Cambodian authorities on Thursday arrested the chairman of a small Cambodian political party who had been on the run since last week after being accused of falsifying documents to participate in local elections in June.
RFA reported on April 18 that Seam Pluk, chairman of the National Heart Party, had gone into hiding after authorities issued a warrant for his arrest and ordered him to appear in court on April 25. His attorney, Sam Sok Kong, said he intended to appear but the court date did not allow enough time to prepare to fight the charges.
Choung Chou Ngy, another lawyer representing Seam Pluk, told RFA’s Khmer Service that the arrest was not legal as the warrant expired two days ago.
“The police are wrong to execute an expired warrant. The court should take action against the police,” he said.
Choung Chou Ngy also sought to cast doubt on the allegation that Seam Pluk falsified registration documents so that his party could participate in the elections.
“The Interior Ministry conducted a unilateral investigation without the participation of the National Heart Party. Was it an accurate audit? It’s a secret,” he said.
Of the 4,000 fingerprints collected for party registration, the Interior Ministry only identified 200 that may have been forged, he said. Even if there are forgeries, the party has enough support to register, assuming the remaining fingerprints are legitimate, Choung Chou Ngy said.
The political party registration process should not lead to arrests, said Kang Savang, an observer with the Committee for Free and Fair Elections in Cambodia (Comfrel).
“I haven’t seen the department file a complaint for fingerprinting issues. It’s new for me. I’m afraid they’re using the court to deal with the case. This will affect people’s right to participate in the electoral process,” Kang Savang said.
“I think the authorities should not use the court to solve this problem. The ministry should have simply refused to register the party,” he said.
The Home Office decided to prosecute Seam Pluk after accusing him of receiving funds from exiled opposition leader Sam Rainsy to contest the elections, a charge which Seam Pluk denied.
Sam Rainsy is one of two prominent leaders of the now banned Cambodia National Rescue Party (CNRP). Cambodia’s Supreme Court dissolved the CNRP in November 2017, allowing Prime Minister Hun Sen’s ruling Cambodian People’s Party to win all 125 seats in parliament in the July 2018 elections.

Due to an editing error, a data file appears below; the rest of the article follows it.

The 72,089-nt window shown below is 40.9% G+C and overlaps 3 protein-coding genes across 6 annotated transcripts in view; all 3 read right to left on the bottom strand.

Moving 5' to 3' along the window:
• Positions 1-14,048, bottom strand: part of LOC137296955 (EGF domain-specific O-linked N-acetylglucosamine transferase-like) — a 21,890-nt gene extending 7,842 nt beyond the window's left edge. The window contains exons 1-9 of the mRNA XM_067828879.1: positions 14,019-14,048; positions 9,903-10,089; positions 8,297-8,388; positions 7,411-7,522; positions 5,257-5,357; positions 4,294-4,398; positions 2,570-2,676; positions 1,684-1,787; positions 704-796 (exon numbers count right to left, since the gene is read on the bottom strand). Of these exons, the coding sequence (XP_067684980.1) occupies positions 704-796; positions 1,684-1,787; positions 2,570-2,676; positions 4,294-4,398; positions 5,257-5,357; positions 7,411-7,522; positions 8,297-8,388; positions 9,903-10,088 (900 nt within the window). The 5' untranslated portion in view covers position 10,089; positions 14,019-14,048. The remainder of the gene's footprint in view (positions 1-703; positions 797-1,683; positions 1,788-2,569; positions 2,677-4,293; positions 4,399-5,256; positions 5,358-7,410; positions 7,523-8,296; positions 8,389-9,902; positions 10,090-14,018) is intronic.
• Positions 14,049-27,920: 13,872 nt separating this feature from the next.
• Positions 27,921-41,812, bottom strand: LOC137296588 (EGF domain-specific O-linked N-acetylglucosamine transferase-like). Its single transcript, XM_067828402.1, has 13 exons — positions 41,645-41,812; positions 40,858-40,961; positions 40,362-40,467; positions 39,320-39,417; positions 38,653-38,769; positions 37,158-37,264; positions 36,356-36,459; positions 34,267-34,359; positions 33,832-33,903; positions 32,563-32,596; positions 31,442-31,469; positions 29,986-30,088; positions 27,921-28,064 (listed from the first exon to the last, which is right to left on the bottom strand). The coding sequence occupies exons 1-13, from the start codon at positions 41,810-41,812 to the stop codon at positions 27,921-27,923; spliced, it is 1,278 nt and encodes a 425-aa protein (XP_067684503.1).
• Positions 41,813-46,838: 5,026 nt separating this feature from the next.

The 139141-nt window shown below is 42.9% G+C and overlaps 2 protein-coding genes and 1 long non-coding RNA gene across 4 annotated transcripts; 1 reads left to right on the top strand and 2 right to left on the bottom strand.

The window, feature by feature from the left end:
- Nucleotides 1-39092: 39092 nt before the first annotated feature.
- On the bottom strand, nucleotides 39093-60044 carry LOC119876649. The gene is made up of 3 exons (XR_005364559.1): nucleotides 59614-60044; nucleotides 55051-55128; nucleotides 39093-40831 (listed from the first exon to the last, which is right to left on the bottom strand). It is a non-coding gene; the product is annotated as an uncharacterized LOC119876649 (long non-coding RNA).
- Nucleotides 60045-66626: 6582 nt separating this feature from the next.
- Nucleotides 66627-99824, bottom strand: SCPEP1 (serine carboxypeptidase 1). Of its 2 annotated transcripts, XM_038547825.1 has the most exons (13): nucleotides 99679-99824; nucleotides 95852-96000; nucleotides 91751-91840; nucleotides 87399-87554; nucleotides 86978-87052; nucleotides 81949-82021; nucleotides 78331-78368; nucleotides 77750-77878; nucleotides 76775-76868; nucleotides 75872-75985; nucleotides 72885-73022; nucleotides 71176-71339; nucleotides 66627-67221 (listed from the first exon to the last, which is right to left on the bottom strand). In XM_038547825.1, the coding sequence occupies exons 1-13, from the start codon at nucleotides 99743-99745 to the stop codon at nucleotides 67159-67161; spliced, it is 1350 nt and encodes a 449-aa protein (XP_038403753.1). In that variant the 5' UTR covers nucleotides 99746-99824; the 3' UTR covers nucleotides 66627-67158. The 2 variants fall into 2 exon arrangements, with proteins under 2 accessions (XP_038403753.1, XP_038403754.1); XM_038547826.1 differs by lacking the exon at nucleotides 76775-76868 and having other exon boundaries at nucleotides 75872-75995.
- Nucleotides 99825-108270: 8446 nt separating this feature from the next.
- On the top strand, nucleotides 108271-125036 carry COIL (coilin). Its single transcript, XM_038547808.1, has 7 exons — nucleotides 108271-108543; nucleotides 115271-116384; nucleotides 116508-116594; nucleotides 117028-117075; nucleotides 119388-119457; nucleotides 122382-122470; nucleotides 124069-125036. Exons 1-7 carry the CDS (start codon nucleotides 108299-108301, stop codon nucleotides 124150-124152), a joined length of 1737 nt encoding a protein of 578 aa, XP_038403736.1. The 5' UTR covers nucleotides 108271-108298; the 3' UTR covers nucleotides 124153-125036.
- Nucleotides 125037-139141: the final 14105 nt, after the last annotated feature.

Sam Rainsy, 72, has lived in exile in France since 2015. He was sentenced in absentia last year to 25 years on what his supporters say was a politically motivated charge of attempting to overthrow the government.
Choung Chou Ngy said he will meet Seam Pluk on April 29 in prison to discuss an appeal against his detention.
RFA reported last week that another small opposition party, the Candlelight Party, believed Sam Pluk had been targeted because of his previous support for Candlelight.
The Candlelight party has gained momentum over the past year and its leaders believe it can challenge the CPP in the next election.
After the National Heart Party’s registration was denied, Candlelight Party leadership encouraged Heart Party supporters to join Candlelight.
The Candlelight Party, formerly known as the Sam Rainsy Party and the Khmer Nation party, was founded in 1995. It merged with other opposition forces to form the Cambodia National Rescue Party (CNRP) in 2012.
Seam Pluk’s arrest comes as three NGOs released a report listing hundreds of examples of rights abuses in the country, which Hun Sen has led for decades.
“Despite the government’s duty to respect, protect and promote the freedoms of association, expression and assembly, the report documents more than 300 restrictions and violations of fundamental freedoms in every province”, report by the Cambodian Center for Human Rights rights, Rights and Development Association (Adhoc) and the Solidarity Center.
The report’s findings show that “fundamental freedom is restricted while opposition parties are abused by the state, authorities and third-party actors,” Hun Seanghak, who coordinated the report, told RFA.
But a spokesman for a government-aligned rights group rejected the report’s findings.
“When individuals break the law, the authorities must enforce the law. Is this a violation of human rights? In Cambodia, people enjoy their freedom,” Kata Orn, spokesperson for the pro-government Human Rights Committee in Cambodia, told RFA.
He said the report was designed to please donors and does not reflect the truth about democracy and freedom in Cambodia.
Translated by Samean Yun. Written in English by Eugene Whong.